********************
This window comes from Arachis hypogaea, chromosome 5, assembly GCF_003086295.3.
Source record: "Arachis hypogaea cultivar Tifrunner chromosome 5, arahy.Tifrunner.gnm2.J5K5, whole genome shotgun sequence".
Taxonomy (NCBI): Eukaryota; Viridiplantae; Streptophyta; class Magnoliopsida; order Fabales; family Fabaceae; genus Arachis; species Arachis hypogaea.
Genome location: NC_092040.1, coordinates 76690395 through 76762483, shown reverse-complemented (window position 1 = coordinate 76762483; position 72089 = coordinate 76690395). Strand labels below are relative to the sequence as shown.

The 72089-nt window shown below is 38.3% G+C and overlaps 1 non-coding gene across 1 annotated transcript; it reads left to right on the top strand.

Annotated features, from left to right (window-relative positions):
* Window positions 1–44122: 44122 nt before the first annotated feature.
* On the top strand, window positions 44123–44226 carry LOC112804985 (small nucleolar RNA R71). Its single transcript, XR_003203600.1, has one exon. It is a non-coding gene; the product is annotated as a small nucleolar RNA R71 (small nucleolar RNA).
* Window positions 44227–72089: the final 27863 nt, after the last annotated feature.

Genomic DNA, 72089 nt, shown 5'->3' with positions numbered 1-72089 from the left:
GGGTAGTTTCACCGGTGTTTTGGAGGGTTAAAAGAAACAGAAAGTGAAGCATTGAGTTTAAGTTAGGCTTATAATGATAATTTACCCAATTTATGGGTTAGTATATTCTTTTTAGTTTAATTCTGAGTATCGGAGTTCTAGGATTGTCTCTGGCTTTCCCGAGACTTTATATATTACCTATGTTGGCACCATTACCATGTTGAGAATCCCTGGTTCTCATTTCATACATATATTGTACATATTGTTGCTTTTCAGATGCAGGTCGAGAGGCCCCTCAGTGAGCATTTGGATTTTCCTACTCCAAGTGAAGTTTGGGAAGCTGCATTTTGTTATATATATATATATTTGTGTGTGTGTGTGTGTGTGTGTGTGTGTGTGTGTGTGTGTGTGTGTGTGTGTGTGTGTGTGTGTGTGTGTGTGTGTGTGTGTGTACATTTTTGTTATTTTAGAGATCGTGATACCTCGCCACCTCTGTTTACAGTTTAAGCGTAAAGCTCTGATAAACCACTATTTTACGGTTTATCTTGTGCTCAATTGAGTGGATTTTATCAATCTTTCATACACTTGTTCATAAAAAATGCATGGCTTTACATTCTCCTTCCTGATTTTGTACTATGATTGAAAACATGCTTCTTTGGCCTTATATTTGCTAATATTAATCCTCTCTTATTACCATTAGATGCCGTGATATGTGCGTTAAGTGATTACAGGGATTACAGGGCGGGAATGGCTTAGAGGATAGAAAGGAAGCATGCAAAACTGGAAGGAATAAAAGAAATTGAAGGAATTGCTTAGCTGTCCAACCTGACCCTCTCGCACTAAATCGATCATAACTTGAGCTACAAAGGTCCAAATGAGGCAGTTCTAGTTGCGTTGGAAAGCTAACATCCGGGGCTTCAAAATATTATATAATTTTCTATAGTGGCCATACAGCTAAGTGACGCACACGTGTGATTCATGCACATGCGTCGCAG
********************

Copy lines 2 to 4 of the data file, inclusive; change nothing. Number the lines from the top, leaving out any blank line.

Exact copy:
Source record: "Arachis hypogaea cultivar Tifrunner chromosome 5, arahy.Tifrunner.gnm2.J5K5, whole genome shotgun sequence".
Taxonomy (NCBI): Eukaryota; Viridiplantae; Streptophyta; class Magnoliopsida; order Fabales; family Fabaceae; genus Arachis; species Arachis hypogaea.
Genome location: NC_092040.1, coordinates 76690395 through 76762483, shown reverse-complemented (window position 1 = coordinate 76762483; position 72089 = coordinate 76690395). Strand labels below are relative to the sequence as shown.